By Gaurav Sharma
A day after a farmer committed suicide by hanging himself at a protest rally led by the Aam Aadmi Party in Jantar Mantar against the contentious Land Acquisition Bill, countless commentaries, from different people, are being spelled out on the mortifying incident.
Even as the allegations flew thick and fast between the political parties, Prime Minister Narendra Modi refused to blame any single party for the incident saying, “We should solve this together. The problem is very old, and rampant in the country.”
Calling it a “collective responsibility”, Modi said, “We need to find a solution to the farmers’ misery. We can’t leave a farmer unsupported, but instead have to be with him at his moment of peril, and also for his future.”
The international media, blamed the policies of the government as the major cause for the wave of suicides that have devoured the farming fraternity. The Guardian, a UK daily said, “Rising prices for seeds and fertilizers, and banking reforms that ended up forcing farmers to turn to loan sharks, have magnified the trouble.”
Another UK daily, The Independent echoed similar views, even though it did take into account the unprecedented damage that unseasonal rainfall had inflicted on the crops this year.
BBC highlighted the precarious nature of the farming occupation, citing a Delhi-based Centre for Study of Developing Societies report which proclaimed farming to have become risky, stressful and unrewarding.
After reports came out from the family of the deceased farmer, saying that Gajendra was stressed after the unexpected loss of crops, the Dausa district administration was quick to dismiss “loss of crops” as the reason behind the suicide.
“Loss to crops does not appear to be a reason of suicide. His family’s financial condition is fine and they have farm houses and his uncle is the local village sarpanch,” Dausa’s Additional District Collector, Kailash Sharma said.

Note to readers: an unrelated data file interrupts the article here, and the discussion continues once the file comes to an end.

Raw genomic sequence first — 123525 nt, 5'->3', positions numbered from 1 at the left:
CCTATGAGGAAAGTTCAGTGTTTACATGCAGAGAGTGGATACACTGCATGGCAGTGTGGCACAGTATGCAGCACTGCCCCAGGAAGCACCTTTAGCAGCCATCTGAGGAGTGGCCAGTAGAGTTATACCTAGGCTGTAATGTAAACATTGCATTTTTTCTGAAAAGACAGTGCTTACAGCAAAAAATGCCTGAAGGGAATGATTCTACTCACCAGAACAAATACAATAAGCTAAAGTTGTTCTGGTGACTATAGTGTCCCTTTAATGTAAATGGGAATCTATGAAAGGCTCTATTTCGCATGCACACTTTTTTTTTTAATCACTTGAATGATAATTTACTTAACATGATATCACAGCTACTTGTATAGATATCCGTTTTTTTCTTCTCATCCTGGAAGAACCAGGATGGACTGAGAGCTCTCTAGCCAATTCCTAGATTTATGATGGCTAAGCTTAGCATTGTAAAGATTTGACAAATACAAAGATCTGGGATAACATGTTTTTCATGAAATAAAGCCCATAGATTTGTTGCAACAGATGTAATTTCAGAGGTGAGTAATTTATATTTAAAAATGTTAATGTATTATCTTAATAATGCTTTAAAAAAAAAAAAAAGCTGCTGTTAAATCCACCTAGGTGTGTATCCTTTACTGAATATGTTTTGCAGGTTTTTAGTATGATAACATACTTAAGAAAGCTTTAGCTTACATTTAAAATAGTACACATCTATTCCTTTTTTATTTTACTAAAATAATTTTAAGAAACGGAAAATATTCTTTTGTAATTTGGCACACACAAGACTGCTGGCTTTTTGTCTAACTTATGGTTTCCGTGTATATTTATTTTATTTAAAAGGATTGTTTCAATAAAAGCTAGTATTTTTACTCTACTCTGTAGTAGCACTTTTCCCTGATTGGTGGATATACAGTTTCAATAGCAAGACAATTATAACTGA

According to the Additional District Collector not a single farm in Baswa Tehsil, where the farmer’s village falls, is entitled for compensation.
“During the survey conducted by the district administration to assess loss to crops, it was found that the damage in all the farms in that Tehsil was below 33 per cent therefore no farmer was eligible for compensation”, he said.
The New York Times also did not rule out “political motivation” as the reason behind the suicide, referring to the 90’s era when scores of young people committed suicide to protest the increasing use of caste quotas to fill central government jobs.
It also pointed direction to a number of suicides that took place during the agitation to carve out the separate state of Telangana from Andhra Pradesh.
While controversies are abreast as to the reason behind Gajendra’s death, all reports by the international media houses and research organisations concur with one fact– that more needs to be done to empower the farmers.
More so, to give them the financial wherewithal to withstand a shock season or two. Certainly, it is time to rubbish the debt waivers and crop loans into the bin. Forever.